By Ayo Mseka
One-third of U.S. adults (33%) report that the pandemic triggered conversations with close family members about their end-of-life plans and preferences, according to a new study from Edward Jones in partnership with Age Wave and Harris Poll.
For 44.5 million Americans (18%), these were first-time discussions about topics such as finances, health and legal plans.
“The pandemic has been a real wake-up call for many Americans, with our study finding that due to the pandemic, a third of adults had conversations with close family members about their end-of-life plans and preferences,” noted Alison Carnie, principal at Edward Jones. “I believe the increased focus on family is a huge part of this. According to the research, 71% of Americans say the pandemic has brought their family closer together. This closeness and extended quality time together, on top of the frightening realities of the pandemic, have likely brought to the forefront the need for these conversations.”
These conversations that Americans are having with their loved ones come at an opportune time, as 66% of Americans surveyed also reported that the pandemic has made them think more about the kind of legacy they want to leave to their families.
Lasting memories from shared experiences (64%), life lessons and values (43%) and an inheritance (32%) are the most important things Americans 50+ wish to leave behind for loved ones. And the three most important end-of-life documents are a will, a health care directive/living will, and a durable power of attorney, Carnie noted.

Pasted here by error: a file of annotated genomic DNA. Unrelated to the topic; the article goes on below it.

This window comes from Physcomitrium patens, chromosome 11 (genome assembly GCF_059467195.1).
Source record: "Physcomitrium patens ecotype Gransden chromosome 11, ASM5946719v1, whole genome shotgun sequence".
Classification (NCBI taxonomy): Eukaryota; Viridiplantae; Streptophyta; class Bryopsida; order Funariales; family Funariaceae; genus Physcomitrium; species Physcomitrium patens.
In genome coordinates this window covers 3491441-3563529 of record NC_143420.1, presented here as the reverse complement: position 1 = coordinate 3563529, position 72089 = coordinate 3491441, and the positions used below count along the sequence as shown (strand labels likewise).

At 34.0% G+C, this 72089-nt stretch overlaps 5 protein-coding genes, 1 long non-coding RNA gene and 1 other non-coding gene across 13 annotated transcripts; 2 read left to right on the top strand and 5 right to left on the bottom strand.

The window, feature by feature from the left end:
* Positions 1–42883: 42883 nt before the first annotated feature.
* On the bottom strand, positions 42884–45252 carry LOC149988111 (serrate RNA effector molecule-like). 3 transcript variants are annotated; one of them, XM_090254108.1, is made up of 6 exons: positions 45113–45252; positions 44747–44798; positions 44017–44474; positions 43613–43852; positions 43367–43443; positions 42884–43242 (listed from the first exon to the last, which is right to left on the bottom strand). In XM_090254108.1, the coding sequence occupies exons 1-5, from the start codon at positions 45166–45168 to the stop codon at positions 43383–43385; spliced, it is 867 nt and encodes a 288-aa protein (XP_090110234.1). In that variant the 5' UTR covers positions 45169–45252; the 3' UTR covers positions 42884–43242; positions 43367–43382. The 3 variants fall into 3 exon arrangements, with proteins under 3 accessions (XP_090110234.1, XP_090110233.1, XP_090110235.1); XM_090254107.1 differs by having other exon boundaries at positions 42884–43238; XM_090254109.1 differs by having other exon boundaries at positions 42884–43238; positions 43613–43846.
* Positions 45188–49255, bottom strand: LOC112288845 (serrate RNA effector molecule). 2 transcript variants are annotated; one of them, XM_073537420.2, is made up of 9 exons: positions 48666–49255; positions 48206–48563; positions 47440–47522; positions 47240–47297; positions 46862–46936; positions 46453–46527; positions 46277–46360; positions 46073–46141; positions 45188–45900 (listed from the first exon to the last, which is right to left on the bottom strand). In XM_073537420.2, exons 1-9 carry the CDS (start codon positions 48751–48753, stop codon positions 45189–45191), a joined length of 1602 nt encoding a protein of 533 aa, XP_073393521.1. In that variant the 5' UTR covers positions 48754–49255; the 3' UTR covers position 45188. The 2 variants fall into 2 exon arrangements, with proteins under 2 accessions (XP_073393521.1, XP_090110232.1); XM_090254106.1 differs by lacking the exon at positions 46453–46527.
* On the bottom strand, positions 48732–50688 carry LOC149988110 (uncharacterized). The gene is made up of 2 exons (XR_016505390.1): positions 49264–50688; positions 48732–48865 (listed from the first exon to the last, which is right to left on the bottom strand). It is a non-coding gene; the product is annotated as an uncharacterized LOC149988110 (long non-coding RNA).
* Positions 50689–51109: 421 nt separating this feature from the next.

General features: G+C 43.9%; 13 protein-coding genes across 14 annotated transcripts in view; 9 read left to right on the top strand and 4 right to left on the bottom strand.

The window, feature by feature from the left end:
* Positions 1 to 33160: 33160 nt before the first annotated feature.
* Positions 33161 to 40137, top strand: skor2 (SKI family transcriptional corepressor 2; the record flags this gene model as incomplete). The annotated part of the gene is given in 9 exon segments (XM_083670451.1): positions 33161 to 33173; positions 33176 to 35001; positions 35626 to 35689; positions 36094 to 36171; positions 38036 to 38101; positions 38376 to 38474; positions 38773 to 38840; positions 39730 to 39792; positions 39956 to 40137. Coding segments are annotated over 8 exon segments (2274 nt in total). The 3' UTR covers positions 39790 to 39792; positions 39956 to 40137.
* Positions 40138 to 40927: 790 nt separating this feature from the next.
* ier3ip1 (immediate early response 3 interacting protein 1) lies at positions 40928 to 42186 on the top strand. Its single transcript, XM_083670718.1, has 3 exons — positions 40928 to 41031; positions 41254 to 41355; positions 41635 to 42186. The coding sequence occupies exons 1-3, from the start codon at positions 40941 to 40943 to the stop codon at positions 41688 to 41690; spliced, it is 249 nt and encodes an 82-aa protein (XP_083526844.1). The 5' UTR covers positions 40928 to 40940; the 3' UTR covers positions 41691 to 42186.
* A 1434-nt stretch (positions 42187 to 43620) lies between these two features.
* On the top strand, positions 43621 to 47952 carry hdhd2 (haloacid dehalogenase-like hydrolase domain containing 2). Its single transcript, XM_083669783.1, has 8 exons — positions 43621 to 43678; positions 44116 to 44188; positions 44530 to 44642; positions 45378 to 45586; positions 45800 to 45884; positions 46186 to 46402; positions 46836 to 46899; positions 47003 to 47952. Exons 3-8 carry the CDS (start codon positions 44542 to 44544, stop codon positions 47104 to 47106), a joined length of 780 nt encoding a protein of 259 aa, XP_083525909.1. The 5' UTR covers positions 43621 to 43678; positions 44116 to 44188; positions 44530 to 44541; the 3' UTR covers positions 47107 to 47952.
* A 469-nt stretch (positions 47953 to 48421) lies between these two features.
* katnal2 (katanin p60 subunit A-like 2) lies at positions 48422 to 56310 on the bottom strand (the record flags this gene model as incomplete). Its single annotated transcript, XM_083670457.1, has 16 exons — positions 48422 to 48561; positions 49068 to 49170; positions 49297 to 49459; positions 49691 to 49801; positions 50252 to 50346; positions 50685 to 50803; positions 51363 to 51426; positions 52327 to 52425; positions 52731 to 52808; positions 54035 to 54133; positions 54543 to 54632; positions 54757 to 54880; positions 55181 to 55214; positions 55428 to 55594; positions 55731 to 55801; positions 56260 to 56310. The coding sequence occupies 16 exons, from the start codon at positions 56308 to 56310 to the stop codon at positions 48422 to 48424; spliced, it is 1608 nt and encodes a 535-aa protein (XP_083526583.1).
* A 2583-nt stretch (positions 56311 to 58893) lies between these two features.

Roadblocks To Family Discussions
Although the pandemic is prompting a good number of Americans to have end-of-life discussions with their loved ones, many still find it difficult to have them. Carnie offers some reasons for this reluctance.
“While it’s different for everyone, the topic of end-of-life can generally be an uncomfortable and upsetting one to discuss,” she said. “According to our study, the top three roadblocks to having these family discussions about important financial topics are avoiding family conflicts, attempting to avoid burdening family members with finances, and being too uncomfortable to discuss the topics. This is where financial advisors can be particularly helpful in facilitating these conversations and helping families understand the importance of planning ahead.”
Intention Vs Action
The study also illuminated the gap between Americans intending to take action and actually taking action to put plans in place. While a majority of Americans ages 50+ (71%) believe having a will in place is the most important action to take before someone dies, yet only 49% actually have a will. Also, only 19% of adults 50+ have all three essential end-of-life documents in place: a will, health care directive/living will and designated power of attorney.
In addition to these crucial documents, long-term care is one of the biggest considerations that Americans are not prepared for, according to the study. More than half of Americans 50+ (51%) do not have any long-term care plans in place, while one in 10 (10%) have arranged to live with a child or another close family member.
So what can advisors do to encourage clients to have these end of-life conversations with their loved ones?
“Throughout the process of discussing estate strategy with their clients, financial advisors have a unique opportunity to not only encourage their clients to have end-of-life discussions with their loved ones, but also actually help facilitate those difficult discussions,” Carnie said. “Particularly given the events of the past couple of years, financial advisors can underscore the importance of long-term and end-of-life planning and highlight how it can help reduce the stress and burden on loved ones in the long run.”
The nationally representative survey was conducted online within the United States by The Harris Poll on behalf of Edward Jones and Age Wave from August 12-16, 2021, among 2,020 U.S. adults ages 18 and older. Results were weighted where necessary to bring them into line with their actual proportions in the population.
Ayo Mseka has more than 30 years of experience reporting on the financial-services industry. She formerly served as Editor-In-Chief of NAIFA’s Advisor Today magazine. Contact her at amseka@INNfeedback.com.